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This review is taken from PN Review 6, Volume 5 Number 2, January - March 1979.RETURNING TO MACDIARMID
Two little magazines are particularly associated with contemporary interest in Hugh MacDiarmid's poetry: William Cookson's Agenda and Duncan Glen's Akros. There was a double issue of Agenda on MacDiarmid in 1967/8, and now Duncan Glen has followed up his earlier double issue of Akros (April 1970) with the present one. In fact, Duncan Glen-poet, critic and editor-has contributed greatly to the revaluation of MacDiarmid which has been going on during the last ten years or more. This issue of his magazine is, as usual, well produced-including pencil portraits of MacDiarmid and drawings by John Hodkinson as well as a handful of early uncollected Scots lyrics by MacDiarmid, a recent bibliography and a range of critical essays.
The first three essays concentrate on MacDiarmid's use of Scots during the 1920s. J. K. Annand's piece on MacDiarmid's Scots vocabulary doesn't add a great deal to earlier discussions, but he does thrust-justifiably, I think-at 'the productions of the phoney "Lallans School" of the forties and fifties' and the essay contains a passage from one of Grieve/MacDiarmid's letters to Annand in 1926 which gives the clearest statement I know of MacDiarmid's early purposes with the revived language. Kenneth Buthlay's essay, 'Shibboleths of the Scots', is a more detailed and more specialist discussion of MacDiarmid's Scots, emphasizing the sound-values of the language. Buthlay argues that there are characteristic sounds in Scots, lost to English, which are consciously exploited by MacDiarmid not simply for comic and satirical effects but as an essential part of the enactment of his meaning. He suggests that 'the voiceless velar fricative' in particular (the ch, as in 'braw bricht moonlicht nicht') is 'the shibboleth of the Scots'; and he goes on to argue that the different sounds of the Scots words, as compared with English, indicate a different scale or structure of feeling and also, ultimately, a different moral and social perception.
Stephen Mulrine writes on MacDiarmid's prosody and argues that 'A Drunk Man presents an audible unity, a metrical vehicle whose constant is the iambic foot, underpinning every larger structure the poem offers'. Mutrine shows that the variations of stanzaic and metrical scheme, in conjunction with the basically uniform metrical foot, contribute to the effect of the poem as a whole, carrying the shifts and conflicts of mood, tone and subject matter. He concludes that the poem 'is no more a "gallimaufry" metrically, than it is in terms of its subject matter, or of its vision'. The argument is intricate and as convincing a demonstration as I have seen of the poem's subtlety of organization.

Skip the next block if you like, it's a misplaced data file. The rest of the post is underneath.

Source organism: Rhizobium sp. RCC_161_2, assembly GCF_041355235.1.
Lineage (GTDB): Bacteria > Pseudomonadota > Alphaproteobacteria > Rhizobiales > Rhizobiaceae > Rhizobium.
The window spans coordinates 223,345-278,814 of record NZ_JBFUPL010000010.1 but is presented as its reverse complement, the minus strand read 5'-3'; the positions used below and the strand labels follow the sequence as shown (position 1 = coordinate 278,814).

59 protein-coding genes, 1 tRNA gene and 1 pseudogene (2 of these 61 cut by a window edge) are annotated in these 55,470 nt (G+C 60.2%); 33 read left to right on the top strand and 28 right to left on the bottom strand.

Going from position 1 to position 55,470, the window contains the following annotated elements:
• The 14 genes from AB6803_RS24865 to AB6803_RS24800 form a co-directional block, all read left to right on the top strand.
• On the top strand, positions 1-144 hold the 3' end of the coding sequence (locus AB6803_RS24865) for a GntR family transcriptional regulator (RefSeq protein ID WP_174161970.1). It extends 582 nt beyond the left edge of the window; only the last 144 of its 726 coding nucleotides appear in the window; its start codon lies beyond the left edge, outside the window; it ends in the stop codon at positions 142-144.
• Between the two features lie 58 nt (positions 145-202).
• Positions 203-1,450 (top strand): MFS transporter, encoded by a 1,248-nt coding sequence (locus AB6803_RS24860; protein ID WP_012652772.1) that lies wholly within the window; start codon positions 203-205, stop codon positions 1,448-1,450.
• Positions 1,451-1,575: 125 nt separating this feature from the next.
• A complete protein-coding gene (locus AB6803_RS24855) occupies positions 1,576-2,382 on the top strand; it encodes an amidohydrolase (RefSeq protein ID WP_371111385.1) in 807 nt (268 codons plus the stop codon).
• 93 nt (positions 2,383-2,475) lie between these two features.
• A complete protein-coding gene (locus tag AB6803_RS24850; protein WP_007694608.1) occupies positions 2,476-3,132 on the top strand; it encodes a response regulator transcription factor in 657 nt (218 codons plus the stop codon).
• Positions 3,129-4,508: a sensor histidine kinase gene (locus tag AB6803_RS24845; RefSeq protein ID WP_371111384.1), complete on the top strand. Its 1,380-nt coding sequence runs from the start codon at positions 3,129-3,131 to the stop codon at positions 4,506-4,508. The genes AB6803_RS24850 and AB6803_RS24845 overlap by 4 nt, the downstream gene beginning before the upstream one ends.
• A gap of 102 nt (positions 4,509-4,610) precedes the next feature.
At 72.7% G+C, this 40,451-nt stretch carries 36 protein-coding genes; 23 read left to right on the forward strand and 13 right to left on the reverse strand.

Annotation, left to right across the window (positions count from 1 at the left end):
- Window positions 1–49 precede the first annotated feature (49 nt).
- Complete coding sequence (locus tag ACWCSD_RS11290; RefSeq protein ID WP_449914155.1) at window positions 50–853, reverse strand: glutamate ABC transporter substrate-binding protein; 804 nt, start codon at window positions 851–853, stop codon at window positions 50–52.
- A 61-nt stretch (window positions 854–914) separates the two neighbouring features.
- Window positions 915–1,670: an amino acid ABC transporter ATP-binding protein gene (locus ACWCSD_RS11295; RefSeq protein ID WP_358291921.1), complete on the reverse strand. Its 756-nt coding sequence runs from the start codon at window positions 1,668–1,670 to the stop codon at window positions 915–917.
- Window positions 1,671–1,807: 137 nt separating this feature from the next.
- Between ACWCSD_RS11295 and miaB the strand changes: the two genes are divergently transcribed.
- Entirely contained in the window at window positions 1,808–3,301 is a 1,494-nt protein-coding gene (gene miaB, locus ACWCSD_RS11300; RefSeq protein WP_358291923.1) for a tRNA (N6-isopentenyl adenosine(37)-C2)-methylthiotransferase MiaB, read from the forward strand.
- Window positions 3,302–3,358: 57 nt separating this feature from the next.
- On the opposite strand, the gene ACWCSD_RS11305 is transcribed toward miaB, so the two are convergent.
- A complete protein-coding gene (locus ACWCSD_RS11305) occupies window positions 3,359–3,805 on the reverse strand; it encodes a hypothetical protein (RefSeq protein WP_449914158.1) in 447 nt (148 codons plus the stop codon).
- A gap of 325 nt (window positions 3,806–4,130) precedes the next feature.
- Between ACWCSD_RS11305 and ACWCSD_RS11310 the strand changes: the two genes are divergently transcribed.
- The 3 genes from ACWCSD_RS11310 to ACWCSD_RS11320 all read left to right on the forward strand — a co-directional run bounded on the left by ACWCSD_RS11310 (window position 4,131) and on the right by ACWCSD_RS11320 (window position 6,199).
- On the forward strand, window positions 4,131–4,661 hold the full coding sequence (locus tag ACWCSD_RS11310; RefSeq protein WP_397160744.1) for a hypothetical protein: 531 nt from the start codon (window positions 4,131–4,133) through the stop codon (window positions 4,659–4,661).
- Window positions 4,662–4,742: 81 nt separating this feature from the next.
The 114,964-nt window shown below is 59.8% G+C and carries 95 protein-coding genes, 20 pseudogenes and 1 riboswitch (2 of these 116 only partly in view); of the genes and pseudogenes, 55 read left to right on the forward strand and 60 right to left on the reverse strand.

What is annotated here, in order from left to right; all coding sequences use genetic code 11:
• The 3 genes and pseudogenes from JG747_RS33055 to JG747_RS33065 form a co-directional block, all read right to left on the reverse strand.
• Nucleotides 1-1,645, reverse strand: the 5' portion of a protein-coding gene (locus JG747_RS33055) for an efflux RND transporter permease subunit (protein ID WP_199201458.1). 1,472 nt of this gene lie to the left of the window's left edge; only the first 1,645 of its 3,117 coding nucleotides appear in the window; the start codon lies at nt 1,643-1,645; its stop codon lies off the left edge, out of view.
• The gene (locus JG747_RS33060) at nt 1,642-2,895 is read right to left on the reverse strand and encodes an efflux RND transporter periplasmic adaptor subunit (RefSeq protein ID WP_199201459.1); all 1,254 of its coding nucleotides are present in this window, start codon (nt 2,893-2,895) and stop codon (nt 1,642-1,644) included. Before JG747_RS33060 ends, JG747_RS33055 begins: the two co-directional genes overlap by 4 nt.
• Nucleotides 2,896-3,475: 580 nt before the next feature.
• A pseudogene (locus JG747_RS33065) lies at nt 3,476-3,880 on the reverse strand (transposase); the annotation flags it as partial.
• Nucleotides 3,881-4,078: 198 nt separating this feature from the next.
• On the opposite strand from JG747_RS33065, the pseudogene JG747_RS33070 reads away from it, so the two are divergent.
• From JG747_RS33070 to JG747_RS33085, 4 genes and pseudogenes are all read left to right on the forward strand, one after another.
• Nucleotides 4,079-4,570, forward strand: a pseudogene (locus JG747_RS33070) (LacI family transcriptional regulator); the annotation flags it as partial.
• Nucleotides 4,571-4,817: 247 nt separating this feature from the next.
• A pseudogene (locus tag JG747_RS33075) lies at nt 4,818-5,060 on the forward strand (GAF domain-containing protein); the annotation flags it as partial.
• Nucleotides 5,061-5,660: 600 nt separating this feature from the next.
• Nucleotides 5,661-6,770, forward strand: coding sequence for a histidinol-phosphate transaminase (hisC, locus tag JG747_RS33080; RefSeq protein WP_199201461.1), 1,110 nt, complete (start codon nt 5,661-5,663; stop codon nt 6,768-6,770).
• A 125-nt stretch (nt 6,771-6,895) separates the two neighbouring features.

The next three essays are mainly on the poetry written in the 1930s; though there is nothing, surprisingly, on MacDiarmid's political verse. John Herdman writes well on To Circumjack Cencrastus and insists properly on its importance. Yet the poem still needs a more positive discussion in its own right, rather than being considered as a transitional work. Nonetheless he makes an important point in saying that, in Cencrastus, 'discursive abstraction failed him' and that, after it, MacDiarmid was led to explore 'the poetry of fact'.
John Manson's discussion of the symbolism of water in MacDiarmid's later poetry is interesting but sketchy. George Bruce's essay, in Festschrift (1962), which also examines the links between theme and symbolism, is more substantial. There is some flimsiness too about Ruth McQuillan's piece on 'On a Raised Beach'. McQuillan brings to light an earlier version of the poem (which, as she suggests, should obviously be printed somewhere even though-judging by what is quoted of it-it is considerably inferior to the final version: a less austere and intractable vision); and she usefully extends our understanding of MacDiarmid's debt to the late nineteenth century Russian religious thinkers-Vladimir Soloviev particularly. But I'd like to have seen her dealing more with the poem itself; as a more detailed comparison of the two versions of it, for example, might have enabled her to do.
Finally, Philip Pacey writes a critically (though not always grammatically) uncluttered account of the ideas and preoccupations of In Memoriam James Joyce, and although I find excessive his claim that 'the whole poem is . . . an embodiment of Teilhard's cosmic love, embracing infinity', his comments on the poem's materials and organization are sensible and perceptive. Pacey has also written an Akros pamphlet (65p) on Hugh MacDiarmid and David Jones.
None of these essays takes us radically much further into the later poetry than the fine early pieces by David Daiches, Burns Singer, Edwin Morgan and Roderick Watson, but they are evidence of the widening interest in this aspect of MacDiarmid's work and provide some important incidental insights into its shape and substance.
This review is taken from PN Review 6, Volume 5 Number 2, January - March 1979.